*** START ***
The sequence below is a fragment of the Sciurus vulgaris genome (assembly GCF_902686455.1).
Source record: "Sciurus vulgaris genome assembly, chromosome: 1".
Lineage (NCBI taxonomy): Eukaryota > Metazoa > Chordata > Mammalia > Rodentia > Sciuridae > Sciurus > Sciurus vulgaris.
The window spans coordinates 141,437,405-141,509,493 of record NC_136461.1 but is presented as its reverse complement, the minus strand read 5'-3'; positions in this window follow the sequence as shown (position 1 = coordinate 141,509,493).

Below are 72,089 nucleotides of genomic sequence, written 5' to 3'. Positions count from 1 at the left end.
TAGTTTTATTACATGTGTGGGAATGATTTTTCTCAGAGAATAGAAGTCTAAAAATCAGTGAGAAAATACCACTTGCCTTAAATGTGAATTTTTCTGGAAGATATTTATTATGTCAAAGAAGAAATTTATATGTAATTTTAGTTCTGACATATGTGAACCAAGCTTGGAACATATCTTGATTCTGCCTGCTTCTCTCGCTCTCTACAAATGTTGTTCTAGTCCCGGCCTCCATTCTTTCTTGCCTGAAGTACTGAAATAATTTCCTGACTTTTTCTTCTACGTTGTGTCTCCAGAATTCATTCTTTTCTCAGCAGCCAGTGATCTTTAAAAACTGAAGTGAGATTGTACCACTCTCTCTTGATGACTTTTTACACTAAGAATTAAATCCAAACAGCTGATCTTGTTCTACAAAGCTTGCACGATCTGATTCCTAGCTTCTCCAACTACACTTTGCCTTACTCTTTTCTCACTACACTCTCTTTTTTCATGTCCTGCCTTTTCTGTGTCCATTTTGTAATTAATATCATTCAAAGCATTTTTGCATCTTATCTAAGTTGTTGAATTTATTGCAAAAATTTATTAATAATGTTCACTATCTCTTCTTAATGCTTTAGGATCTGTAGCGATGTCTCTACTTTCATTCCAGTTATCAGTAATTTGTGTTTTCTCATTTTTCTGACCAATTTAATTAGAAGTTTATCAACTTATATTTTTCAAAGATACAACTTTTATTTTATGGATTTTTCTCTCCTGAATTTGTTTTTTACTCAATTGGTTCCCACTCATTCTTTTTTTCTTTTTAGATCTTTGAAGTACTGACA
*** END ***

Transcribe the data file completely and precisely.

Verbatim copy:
The sequence below is a fragment of the Sciurus vulgaris genome (assembly GCF_902686455.1).
Source record: "Sciurus vulgaris genome assembly, chromosome: 1".
Lineage (NCBI taxonomy): Eukaryota > Metazoa > Chordata > Mammalia > Rodentia > Sciuridae > Sciurus > Sciurus vulgaris.
The window spans coordinates 141,437,405-141,509,493 of record NC_136461.1 but is presented as its reverse complement, the minus strand read 5'-3'; positions in this window follow the sequence as shown (position 1 = coordinate 141,509,493).

Below are 72,089 nucleotides of genomic sequence, written 5' to 3'. Positions count from 1 at the left end.
TAGTTTTATTACATGTGTGGGAATGATTTTTCTCAGAGAATAGAAGTCTAAAAATCAGTGAGAAAATACCACTTGCCTTAAATGTGAATTTTTCTGGAAGATATTTATTATGTCAAAGAAGAAATTTATATGTAATTTTAGTTCTGACATATGTGAACCAAGCTTGGAACATATCTTGATTCTGCCTGCTTCTCTCGCTCTCTACAAATGTTGTTCTAGTCCCGGCCTCCATTCTTTCTTGCCTGAAGTACTGAAATAATTTCCTGACTTTTTCTTCTACGTTGTGTCTCCAGAATTCATTCTTTTCTCAGCAGCCAGTGATCTTTAAAAACTGAAGTGAGATTGTACCACTCTCTCTTGATGACTTTTTACACTAAGAATTAAATCCAAACAGCTGATCTTGTTCTACAAAGCTTGCACGATCTGATTCCTAGCTTCTCCAACTACACTTTGCCTTACTCTTTTCTCACTACACTCTCTTTTTTCATGTCCTGCCTTTTCTGTGTCCATTTTGTAATTAATATCATTCAAAGCATTTTTGCATCTTATCTAAGTTGTTGAATTTATTGCAAAAATTTATTAATAATGTTCACTATCTCTTCTTAATGCTTTAGGATCTGTAGCGATGTCTCTACTTTCATTCCAGTTATCAGTAATTTGTGTTTTCTCATTTTTCTGACCAATTTAATTAGAAGTTTATCAACTTATATTTTTCAAAGATACAACTTTTATTTTATGGATTTTTCTCTCCTGAATTTGTTTTTTACTCAATTGGTTCCCACTCATTCTTTTTTTCTTTTTAGATCTTTGAAGTACTGACA